Burlington County: The Cradle Of Emancipation

tt-cradle-of-emancipation-v3.jpgThere is always something special when you have a celebratory month — Black History Month, as an example — and it has a direct connection to where you live, what you do, or someone that you knew. And to me, that special connection is Burlington County, which some have referred to as the cradle of emancipation. It earned this reputation, in part, because it offers more historical connections to Black History Month than any other New Jersey county, with 16 sites in nine municipalities, many that focus on the Underground Railroad that had such prominence in Burlington County before the Civil War.

I’d like to offer two local examples that are fascinating because of the contributions they made to African American history.

If you even have a smidgen of knowledge about the Civil War, you are familiar with the Underground Railroad. It was a route (though referred to as a “train”) that had stops consisting of homes and dwellings that shielded African Americans — usually slaves escaping from the South to freedom — in their flight to free northern states and Canada. Burlington County can boast the Underground Railroad Museum, now located in the historic Smithville Park. One can visit the museum, which I highly recommend, or you can download a brochure that provides a comprehensive overview of the Underground Railroad and much more, dealing with the presence and successes of African Americans in our backyard. This superb brochure and video is available at http://www.co.burlington.nj.us/1415/Underground-Railroad-Museum.

It captures the drama, the courage, the desire and the despair of our ancestors. And I would argue, visiting these sites provides an inside view of another characteristic they all shared: a sense of dignity that transcended their station in society.

While history’s brushstrokes are fascinating, I never forget it is the individual that we often think about to grasp the human side of history.

Oliver Cromwell was such a person. He was born a freeman in 1752 and served in the Continental Army with distinction, participating in the battles of Trenton, Princeton, Brandywine, Monmouth and Yorktown. General George Washington signed his discharge paper, after serving for seven years. He would eventually live at 114 E. Union Street in Burlington, NJ, and attend the Broad Street Methodist Church. He lived to be 100 and was buried in the church’s cemetery.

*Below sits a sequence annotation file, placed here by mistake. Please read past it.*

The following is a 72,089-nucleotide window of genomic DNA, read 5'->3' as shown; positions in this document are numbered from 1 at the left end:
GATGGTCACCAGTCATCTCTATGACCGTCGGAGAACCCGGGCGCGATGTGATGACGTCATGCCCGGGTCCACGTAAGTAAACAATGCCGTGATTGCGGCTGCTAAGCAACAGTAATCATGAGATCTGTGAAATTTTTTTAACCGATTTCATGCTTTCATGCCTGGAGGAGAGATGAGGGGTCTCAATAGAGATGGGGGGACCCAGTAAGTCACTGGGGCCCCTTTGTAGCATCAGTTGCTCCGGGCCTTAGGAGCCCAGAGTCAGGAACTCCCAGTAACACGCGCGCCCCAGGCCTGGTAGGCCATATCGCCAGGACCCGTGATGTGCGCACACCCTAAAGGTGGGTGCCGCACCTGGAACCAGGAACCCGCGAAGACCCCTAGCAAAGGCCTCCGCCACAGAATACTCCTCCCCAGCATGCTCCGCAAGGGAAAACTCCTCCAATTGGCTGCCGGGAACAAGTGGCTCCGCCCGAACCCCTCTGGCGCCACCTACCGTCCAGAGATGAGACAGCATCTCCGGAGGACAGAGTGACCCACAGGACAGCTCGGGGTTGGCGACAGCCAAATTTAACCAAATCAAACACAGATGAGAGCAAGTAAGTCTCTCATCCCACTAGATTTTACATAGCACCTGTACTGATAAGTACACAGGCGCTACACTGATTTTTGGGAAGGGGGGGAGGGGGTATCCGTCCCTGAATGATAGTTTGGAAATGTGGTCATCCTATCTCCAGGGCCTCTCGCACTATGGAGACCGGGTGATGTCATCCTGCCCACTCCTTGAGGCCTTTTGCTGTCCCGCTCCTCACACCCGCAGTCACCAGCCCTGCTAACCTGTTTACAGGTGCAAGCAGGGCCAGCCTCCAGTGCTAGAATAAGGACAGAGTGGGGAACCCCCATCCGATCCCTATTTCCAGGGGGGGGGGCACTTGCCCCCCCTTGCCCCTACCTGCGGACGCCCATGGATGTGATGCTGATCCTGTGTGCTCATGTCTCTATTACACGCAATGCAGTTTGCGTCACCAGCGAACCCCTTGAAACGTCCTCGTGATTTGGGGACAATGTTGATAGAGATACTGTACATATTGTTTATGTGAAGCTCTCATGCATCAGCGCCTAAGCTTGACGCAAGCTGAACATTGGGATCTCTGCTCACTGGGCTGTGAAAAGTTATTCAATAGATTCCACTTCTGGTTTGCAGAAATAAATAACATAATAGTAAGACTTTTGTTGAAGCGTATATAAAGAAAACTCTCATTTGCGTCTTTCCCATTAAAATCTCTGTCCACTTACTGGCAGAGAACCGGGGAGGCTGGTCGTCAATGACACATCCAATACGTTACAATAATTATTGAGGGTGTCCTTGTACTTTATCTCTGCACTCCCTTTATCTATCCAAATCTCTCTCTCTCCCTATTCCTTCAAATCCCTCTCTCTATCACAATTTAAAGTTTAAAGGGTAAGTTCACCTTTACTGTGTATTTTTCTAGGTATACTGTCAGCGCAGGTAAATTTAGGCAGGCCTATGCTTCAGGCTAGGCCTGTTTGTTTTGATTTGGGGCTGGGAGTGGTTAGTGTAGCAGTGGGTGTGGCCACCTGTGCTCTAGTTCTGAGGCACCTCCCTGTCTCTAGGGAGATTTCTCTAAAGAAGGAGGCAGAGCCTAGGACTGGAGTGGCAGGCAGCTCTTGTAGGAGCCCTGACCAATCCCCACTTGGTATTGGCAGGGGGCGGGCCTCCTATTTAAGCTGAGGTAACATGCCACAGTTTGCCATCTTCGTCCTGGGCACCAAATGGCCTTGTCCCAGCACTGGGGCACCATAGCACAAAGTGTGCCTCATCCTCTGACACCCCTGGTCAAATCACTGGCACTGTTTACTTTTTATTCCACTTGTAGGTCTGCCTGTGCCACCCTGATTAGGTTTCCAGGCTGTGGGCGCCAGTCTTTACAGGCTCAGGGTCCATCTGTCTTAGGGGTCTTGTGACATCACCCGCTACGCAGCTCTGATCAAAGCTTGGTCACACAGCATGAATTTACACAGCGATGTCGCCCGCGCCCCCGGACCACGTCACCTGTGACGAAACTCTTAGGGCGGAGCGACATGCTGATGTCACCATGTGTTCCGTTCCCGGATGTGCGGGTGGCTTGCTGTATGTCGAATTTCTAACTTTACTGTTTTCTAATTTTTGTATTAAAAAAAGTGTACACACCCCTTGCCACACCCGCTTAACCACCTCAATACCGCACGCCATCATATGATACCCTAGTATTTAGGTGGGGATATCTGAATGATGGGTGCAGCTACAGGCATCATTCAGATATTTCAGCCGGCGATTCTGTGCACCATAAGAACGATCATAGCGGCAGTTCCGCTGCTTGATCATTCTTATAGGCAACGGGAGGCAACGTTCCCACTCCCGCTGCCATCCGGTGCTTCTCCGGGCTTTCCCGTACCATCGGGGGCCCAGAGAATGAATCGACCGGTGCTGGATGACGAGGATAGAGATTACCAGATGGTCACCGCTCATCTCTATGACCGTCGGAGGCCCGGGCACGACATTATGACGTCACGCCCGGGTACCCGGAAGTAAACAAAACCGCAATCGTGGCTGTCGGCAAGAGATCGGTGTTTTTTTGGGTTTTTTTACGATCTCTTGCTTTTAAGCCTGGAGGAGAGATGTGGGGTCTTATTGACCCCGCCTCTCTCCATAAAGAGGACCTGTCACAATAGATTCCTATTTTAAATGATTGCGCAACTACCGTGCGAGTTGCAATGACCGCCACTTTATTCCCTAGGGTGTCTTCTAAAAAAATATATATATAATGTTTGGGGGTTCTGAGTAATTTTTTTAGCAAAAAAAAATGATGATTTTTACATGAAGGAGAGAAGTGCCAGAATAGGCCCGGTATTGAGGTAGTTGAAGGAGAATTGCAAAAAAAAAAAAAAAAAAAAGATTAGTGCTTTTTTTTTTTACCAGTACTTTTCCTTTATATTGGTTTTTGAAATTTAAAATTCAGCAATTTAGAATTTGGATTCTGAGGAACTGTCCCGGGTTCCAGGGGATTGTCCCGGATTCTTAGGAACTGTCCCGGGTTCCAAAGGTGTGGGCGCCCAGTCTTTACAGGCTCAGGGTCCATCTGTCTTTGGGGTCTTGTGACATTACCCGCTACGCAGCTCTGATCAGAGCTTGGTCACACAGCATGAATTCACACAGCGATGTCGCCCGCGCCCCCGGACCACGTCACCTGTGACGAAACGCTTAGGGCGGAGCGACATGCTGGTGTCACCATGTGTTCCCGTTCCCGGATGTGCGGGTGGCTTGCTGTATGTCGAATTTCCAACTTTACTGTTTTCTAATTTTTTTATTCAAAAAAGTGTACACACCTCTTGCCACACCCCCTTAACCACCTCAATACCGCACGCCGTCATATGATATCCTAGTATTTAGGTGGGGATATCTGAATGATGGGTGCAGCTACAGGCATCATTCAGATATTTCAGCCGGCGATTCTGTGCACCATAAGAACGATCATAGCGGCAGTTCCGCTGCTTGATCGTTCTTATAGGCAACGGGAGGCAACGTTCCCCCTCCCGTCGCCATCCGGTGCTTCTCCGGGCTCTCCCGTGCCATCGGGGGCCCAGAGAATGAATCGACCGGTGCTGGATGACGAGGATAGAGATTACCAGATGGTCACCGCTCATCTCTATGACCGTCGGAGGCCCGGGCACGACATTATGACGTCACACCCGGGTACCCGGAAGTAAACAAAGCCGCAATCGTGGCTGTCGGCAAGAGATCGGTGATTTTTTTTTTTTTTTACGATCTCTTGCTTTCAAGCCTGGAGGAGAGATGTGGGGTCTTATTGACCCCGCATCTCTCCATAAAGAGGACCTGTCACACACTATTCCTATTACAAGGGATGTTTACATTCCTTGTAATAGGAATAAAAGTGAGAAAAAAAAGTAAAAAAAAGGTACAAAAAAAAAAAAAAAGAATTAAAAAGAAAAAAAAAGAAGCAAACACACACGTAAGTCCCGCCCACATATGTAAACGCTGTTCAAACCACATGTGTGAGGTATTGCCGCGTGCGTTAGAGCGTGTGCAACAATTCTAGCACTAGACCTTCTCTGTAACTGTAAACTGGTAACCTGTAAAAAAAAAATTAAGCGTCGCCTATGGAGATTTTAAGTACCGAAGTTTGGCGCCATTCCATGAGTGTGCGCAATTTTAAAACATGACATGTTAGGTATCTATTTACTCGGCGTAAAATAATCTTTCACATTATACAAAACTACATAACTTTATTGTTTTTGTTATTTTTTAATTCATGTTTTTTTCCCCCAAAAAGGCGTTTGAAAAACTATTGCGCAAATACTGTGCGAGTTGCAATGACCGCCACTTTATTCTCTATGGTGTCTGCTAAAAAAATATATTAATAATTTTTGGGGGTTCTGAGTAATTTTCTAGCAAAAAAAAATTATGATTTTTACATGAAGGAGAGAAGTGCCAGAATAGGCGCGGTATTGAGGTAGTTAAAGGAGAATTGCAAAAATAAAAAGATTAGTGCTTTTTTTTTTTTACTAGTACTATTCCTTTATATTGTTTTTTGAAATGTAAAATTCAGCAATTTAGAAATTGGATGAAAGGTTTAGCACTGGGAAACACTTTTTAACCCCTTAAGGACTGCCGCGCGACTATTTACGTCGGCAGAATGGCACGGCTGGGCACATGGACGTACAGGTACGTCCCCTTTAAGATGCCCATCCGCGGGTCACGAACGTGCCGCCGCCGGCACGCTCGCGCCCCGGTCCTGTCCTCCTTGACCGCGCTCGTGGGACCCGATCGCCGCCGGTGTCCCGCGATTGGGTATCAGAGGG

In 1984, the Oliver Cromwell Black History Society Inc. was founded “to collect, preserve and exhibit records, artifacts, and other documents that advance the public understanding of African American history month.” Cromwell was a man of courage and distinction and this month we honor this patriot who contributed to our country when it too was the cradle of a new nation.

The Underground Railroad Museum, Oliver Cromwell and all the sites that relate to the African American are important. However, even with these contributions, it is only a small part of the canvas that represents the efforts of African Americans and, yes, some like-minded white brethren, who battled for emancipation and equality in a country that denied them basic human rights. Black History Month provides some measure of well-earned gratitude and remembrance that some individuals and communities – such as Burlington County – did more than their

One might ask, why is this important? After all, it’s only “history.”
Knowing, learning and appreciating your history is a testament to your sense of identity. Studying and learning about your history is also the mark of a fertile and inquisitive mind. It helps you to become a better person and a more informed citizen.

Finally, Black History Month should imbue us with a moral imperative: that whatever gains we have today and those in the future are the result of those who struggled in the past under unimaginable odds. It is our moral imperative that we never forget.

That’s my take, what’s yours?


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